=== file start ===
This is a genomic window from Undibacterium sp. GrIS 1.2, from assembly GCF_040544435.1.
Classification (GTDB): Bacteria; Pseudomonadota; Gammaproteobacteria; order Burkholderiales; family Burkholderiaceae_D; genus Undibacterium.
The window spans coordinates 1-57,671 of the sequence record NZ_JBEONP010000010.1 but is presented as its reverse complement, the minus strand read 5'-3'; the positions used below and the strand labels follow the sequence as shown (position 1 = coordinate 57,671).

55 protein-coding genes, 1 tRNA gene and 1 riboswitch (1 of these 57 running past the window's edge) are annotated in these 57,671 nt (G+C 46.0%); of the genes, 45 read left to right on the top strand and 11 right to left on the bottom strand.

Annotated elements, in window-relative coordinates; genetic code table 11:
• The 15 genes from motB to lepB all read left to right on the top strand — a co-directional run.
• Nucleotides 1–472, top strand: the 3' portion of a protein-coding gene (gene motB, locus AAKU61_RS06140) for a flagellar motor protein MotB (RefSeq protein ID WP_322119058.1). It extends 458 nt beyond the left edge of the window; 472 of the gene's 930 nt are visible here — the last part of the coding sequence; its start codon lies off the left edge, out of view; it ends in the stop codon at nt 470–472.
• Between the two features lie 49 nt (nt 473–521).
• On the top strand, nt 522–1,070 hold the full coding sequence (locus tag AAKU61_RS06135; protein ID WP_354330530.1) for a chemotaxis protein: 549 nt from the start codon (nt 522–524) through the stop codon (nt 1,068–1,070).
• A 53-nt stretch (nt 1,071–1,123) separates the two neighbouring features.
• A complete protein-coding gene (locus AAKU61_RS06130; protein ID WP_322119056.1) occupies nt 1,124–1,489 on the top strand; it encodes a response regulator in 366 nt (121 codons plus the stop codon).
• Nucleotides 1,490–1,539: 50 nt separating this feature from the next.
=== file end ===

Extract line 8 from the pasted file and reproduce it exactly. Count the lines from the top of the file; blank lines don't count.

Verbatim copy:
• Between the two features lie 49 nt (nt 473–521).